California Court of Appeals, Fourth District, First Division
[CERTIFIED FOR PARTIAL PUBLICATION[*]]
APPEAL from a judgment of the Superior Court of San Diego County, Nos. 37-2010-0008326-CU-PO-NC Robert P. Dahlquist, Judge.
[Copyrighted Material Omitted]
Richard L. Duquette and Richard James Schnieders for Plaintiff and Appellant.
G & P Schick, Malcolm M. Schick and Danielle C. Loss for Defendant and Respondent.
Appellant Shelley Brown was injured in a bicycle accident involving her riding partner, Ronald Voigt. Voigt was riding in front of Brown when the front fork on Voigt's bicycle failed. Voigt fell, and caused Brown, who was unable to avoid Voigt, to crash as well. Brown sued the designer and distributor of the bicycle fork, American Bicycle Group, LLC (ABG), among others. A jury returned a verdict in favor of ABG. The trial court denied Brown's motion for new trial, and Brown filed this appeal.
In the published portions of this opinion, we consider Brown's contentions that the trial judge erred in failing to disclose his "significant financial ties with the insurance industry, " and that her due process right to an impartial judge was violated. We conclude that the trial judge was not required to disclose his ownership interests in various insurance related companies, since none of those companies was a party to this case or a carrier of ABG's. We further conclude that there was no violation of Brown's due process right to an impartial judge.
In the unpublished portion of this opinion, we consider Brown's contention that the trial court committed reversible error in denying three of her in limine motions to exclude various items of evidence at trial. We conclude that
Brown's motions in limine were not sufficient to preserve her evidentiary objections, and that Brown has not demonstrated that she was prejudiced by the trial court's rulings. We also conclude that Brown's claims as to two of the three in limine motions fail because the record on appeal does not establish that any of the evidence at issue in the in limine motions was offered at trial. As to the third in limine motion, we reject Brown's claim on the merits and conclude that the trial court did not abuse its discretion in denying the motion.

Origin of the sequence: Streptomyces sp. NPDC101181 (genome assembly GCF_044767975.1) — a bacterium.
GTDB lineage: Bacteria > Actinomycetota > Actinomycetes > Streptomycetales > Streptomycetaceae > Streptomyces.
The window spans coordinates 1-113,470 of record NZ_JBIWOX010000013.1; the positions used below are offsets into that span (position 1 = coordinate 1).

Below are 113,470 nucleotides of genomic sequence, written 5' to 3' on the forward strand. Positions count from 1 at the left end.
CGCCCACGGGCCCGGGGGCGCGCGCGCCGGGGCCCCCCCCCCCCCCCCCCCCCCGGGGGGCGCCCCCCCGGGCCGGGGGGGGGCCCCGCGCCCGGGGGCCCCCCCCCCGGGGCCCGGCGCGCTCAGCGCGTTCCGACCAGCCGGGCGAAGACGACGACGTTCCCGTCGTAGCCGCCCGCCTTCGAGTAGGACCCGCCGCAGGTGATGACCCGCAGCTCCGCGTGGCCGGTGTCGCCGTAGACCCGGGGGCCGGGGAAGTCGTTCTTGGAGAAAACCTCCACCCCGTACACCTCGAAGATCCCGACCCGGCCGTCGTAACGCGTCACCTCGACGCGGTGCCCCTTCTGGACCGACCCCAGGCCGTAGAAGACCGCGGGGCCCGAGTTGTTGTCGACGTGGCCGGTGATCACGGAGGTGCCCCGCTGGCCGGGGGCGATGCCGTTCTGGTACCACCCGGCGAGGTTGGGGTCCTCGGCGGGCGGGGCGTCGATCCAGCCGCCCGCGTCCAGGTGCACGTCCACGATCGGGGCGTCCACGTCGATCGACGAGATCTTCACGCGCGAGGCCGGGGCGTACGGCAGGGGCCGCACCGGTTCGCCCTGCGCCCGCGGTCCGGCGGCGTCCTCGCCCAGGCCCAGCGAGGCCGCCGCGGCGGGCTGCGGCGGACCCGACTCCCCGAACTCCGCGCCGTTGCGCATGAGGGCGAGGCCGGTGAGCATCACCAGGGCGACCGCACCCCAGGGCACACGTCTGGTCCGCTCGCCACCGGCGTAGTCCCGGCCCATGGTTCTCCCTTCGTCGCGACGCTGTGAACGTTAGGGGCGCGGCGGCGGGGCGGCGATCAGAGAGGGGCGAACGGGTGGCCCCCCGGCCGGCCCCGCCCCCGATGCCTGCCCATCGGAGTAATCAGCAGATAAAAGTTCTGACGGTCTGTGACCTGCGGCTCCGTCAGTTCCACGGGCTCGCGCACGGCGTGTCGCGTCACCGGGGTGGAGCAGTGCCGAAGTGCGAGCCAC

In another unpublished portion of this opinion, we consider Brown's contention that the trial court erred in denying her motion for new trial. However, Brown does not present any argument for reversing the trial court's order denying the motion, apart from attempting to improperly incorporate her trial court pleadings into her briefing on appeal. Since it is well established both that documents filed in the trial court may not be incorporated by reference into an appellate brief, and that this court need not consider such improperly incorporated arguments, we deem this contention forfeited.
Accordingly, we affirm the judgment and the trial court's order denying Brown's motion for new trial.
FACTUAL AND PROCEDURAL BACKGROUND
Brown suffered multiple injuries in the bicycle accident described in part I., ante.
In December 2011, Brown filed a first amended complaint against ABG, among others. Brown alleged that the front fork on Voigt's bicycle was defective and that ABG had designed and distributed the fork. Brown brought claims against ABG for strict products liability, negligence, and breach of warranty.
Prior to the trial, Brown filed in limine motions to exclude evidence pertaining to Voigt's alleged negligent maintenance of the bicycle, the lack of similar accidents involving the bicycle fork, and expert testimony to the effect that a foreign object may have ...